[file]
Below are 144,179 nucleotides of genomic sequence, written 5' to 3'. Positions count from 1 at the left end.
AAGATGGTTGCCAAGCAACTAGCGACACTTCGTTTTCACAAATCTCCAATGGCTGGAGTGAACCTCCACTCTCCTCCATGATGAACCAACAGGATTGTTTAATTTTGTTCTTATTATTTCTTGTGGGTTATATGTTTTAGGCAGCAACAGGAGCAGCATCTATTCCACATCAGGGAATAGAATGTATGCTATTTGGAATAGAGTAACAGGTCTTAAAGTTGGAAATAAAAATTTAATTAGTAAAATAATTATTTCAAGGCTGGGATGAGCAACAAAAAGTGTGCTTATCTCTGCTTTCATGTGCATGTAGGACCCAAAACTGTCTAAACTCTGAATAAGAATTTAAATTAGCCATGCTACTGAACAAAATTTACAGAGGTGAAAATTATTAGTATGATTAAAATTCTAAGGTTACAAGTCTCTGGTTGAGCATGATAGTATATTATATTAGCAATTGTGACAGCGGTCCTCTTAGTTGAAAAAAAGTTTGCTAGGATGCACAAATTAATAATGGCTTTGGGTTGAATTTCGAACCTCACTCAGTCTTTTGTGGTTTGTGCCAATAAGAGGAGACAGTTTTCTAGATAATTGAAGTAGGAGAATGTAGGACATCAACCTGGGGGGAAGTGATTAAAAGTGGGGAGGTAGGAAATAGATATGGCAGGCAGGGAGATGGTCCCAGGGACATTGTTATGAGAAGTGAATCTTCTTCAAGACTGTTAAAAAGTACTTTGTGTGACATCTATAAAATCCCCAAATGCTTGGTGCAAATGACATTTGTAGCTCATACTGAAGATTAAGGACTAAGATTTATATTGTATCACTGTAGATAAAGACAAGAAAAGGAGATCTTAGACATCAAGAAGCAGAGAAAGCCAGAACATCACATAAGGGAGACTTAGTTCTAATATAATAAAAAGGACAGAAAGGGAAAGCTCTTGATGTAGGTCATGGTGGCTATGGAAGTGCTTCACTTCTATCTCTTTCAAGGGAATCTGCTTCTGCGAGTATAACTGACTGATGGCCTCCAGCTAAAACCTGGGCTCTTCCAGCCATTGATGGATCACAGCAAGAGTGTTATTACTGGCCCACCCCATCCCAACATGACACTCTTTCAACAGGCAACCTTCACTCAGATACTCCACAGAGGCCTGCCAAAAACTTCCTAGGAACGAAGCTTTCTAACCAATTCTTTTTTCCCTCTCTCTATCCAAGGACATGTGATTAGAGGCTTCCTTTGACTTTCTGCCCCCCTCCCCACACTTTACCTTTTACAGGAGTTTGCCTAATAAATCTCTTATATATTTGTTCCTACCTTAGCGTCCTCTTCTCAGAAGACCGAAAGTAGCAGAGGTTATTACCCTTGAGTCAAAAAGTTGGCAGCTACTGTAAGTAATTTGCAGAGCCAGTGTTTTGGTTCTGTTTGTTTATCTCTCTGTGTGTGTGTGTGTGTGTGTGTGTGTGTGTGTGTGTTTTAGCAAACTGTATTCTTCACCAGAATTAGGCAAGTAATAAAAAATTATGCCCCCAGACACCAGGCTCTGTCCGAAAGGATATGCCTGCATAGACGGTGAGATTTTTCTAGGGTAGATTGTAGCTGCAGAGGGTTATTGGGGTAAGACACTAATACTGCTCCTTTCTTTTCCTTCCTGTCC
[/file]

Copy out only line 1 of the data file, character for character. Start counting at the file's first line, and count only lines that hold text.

Below are 144,179 nucleotides of genomic sequence, written 5' to 3'. Positions count from 1 at the left end.